Excerpt from Murder on the Leviathan by Boris Akunin, plus links to reviews, author biography & more

Summary |  Excerpt |  Reading Guide |  Reviews |  Readalikes |  Genres & Themes |  Author Bio

Murder on the Leviathan

An Erast Fandorin novel

by Boris Akunin

Murder on the Leviathan by Boris Akunin
  • Critics' Opinion:

    Readers' Opinion:

  • First Published:
    Apr 2004, 240 pages
    Paperback:
    Feb 2005, 240 pages

  • Rate this book


Buy This Book

About this Book

Print Excerpt


It should be explained at this point that, out of considerations of privacy and comfort (after all, the ship’s advertisement had claimed: "On board, you will discover the atmosphere of a fine old English country estate"), those individuals traveling first-class were not expected to take their meals in the vast dining hall along with the six hundred bearers of democratic silver whales, but were assigned to their own comfortable "salons," each of which bore its own aristocratic title and looked like a high-class hotel: crystal chandeliers, stained oak and mahogany, velvet-upholstered chairs, gleaming silver tableware, prim waiters, and officious stewards. For his own purposes Commissioner Gauche had singled out the Windsor Salon, located on the upper deck in the very bow of the ship: Its three walls of continuous window afforded a magnificent view, so that even on overcast days there was no need to switch on the lamps. The velvet upholstery here was a fine shade of golden brown and the linen table napkins were adorned with the Windsor coat of arms.

Set around the oval table with its legs bolted to the floor (a precaution against any likelihood of severe pitching and rolling) were ten chairs with their tall backs carved in designs incorporating a motley assortment of gothic decorative flourishes. The commissioner liked the idea of everyone sitting around the same table, and he had ordered the steward not to set out the nameplates at random, but with strategic intent: He had seated the four passengers without badges directly opposite himself so that he could keep a close eye on those particular birds. It had not proved possible to seat the captain himself at the head of the table, as Gauche had planned. Mr. Josiah Cliff did not wish (as he himself had expressed it) "to have any part in this charade," and had chosen to base himself in the York Salon, where the new viceroy of India was taking his meals with his wife and two generals of the Indian army. York was located in the prestigious stern, as far removed as possible from plague-stricken Windsor, where the head of the table was taken by first mate Charles Renier. The commissioner had taken an instant dislike to Renier, with that face bronzed by the sun and the wind, that honeyed way of speaking, that head of dark hair gleaming with brilliantine, that dyed mustache with its two spruce little curls. He was a buffoon, not a sailor.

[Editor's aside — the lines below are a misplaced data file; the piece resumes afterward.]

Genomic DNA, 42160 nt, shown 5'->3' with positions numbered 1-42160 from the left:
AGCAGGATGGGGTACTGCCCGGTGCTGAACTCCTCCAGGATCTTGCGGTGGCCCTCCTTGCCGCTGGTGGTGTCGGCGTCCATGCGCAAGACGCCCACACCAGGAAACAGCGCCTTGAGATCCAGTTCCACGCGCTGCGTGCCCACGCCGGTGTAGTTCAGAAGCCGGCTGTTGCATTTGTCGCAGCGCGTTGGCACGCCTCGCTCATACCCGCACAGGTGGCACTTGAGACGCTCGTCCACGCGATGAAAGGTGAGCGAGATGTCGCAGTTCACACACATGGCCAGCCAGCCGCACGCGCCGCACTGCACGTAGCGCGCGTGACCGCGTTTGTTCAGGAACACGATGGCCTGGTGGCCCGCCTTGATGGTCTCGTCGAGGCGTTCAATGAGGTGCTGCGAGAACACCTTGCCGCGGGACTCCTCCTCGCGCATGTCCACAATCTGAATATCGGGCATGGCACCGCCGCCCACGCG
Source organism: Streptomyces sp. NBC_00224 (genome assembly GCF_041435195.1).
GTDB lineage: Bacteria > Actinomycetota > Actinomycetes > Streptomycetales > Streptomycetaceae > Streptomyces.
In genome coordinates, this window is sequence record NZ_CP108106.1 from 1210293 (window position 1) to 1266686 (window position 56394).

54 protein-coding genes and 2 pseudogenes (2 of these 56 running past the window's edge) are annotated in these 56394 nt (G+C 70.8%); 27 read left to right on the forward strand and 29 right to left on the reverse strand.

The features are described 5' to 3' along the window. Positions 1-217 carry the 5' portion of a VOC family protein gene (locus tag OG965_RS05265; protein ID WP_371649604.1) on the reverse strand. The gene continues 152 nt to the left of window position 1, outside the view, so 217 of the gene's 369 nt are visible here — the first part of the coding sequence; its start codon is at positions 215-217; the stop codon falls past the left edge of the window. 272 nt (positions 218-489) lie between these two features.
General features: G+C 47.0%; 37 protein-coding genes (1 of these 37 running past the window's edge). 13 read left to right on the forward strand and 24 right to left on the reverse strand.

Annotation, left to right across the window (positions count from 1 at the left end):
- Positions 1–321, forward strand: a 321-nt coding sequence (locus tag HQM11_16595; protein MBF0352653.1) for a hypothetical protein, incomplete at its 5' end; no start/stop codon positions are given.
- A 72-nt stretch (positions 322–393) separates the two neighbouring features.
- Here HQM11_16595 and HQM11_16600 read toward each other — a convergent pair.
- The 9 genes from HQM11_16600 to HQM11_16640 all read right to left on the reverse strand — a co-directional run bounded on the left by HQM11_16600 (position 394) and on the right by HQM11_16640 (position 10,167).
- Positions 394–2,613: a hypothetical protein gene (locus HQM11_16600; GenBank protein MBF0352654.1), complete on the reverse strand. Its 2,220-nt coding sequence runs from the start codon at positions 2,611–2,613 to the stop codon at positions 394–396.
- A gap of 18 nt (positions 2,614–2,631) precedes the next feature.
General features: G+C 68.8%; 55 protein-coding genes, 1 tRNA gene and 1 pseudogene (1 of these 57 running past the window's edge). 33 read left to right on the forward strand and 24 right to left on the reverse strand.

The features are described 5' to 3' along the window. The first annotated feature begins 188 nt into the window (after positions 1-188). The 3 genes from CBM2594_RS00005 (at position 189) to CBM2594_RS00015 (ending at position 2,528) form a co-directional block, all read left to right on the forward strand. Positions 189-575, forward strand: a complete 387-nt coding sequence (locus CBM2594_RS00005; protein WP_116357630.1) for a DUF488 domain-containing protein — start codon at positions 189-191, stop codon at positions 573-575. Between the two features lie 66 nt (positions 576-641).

Excerpted from Murder on the Leviathan by Boris Akunin Copyright© 2004 by Boris Akunin. Excerpted by permission of Random House, a division of Random House, Inc. All rights reserved. No part of this excerpt may be reproduced or reprinted without permission in writing from the publisher.

Membership Advantages
  • Reviews
  • "Beyond the Book" backstories
  • Free books to read and review (US only)
  • Find books by time period, setting & theme
  • Read-alike suggestions by book and author
  • Book club discussions
  • and much more!
  • Just $10 for 3 months or $35 for a year
  • More about membership!

Support BookBrowse

Become a Member and discover books that entertain, engage & enlighten!

Join Today!

Editor's Choice

  • Book Jacket: Midwinter Break
    Midwinter Break
    by Bernard MacLaverty
    Northern Ireland's Bernard MacLaverty is the author of five novels and multiple short story ...
  • Book Jacket: The Ninth Hour
    The Ninth Hour
    by Alice McDermott
    In a pivotal scene in The Ninth Hour, young Sally encounters an increasingly loathsome series of ...
  • Book Jacket: Rebellion
    Rebellion
    by Molly Patterson
    Rebellion overlays the stories of four women, spanning a century and the globe in their wide ...

Book Discussion
Book Jacket
Being Mortal by Atul Gawande

An eye-opening and riveting look at how how medicine can not only improve life but also the process of its ending.

About the book
Join the discussion!

First Impressions

  • Book Jacket

    The Twelve-Mile Straight
    by Eleanor Henderson

    An audacious epic set in rural Georgia during the years of the Depression and Prohibition.
    Reader Reviews

  • Book Jacket

    Love and Other Consolation Prizes
    by Jamie Ford

    Inspired by a true story, about a boy whose life is transformed at Seattle's epic 1909 World's Fair.
    Reader Reviews

Win this book!
Win If the Creek Don't Rise

If the Creek Don't Rise

A debut novel bursting with heart, honesty, and homegrown grit.

Enter

Word Play

Solve this clue:

Y Can't M A S P O O A S E

and be entered to win..

Books that     
entertain,
     engage

 & enlighten

Visitors can view some of BookBrowse for free. Full access is for members only.

Join Today!

Your guide toexceptional          books

BookBrowse seeks out and recommends books that we believe to be best in class. Books that will whisk you to faraway places and times, that will expand your mind and challenge you -- the kinds of books you just can't wait to tell your friends about.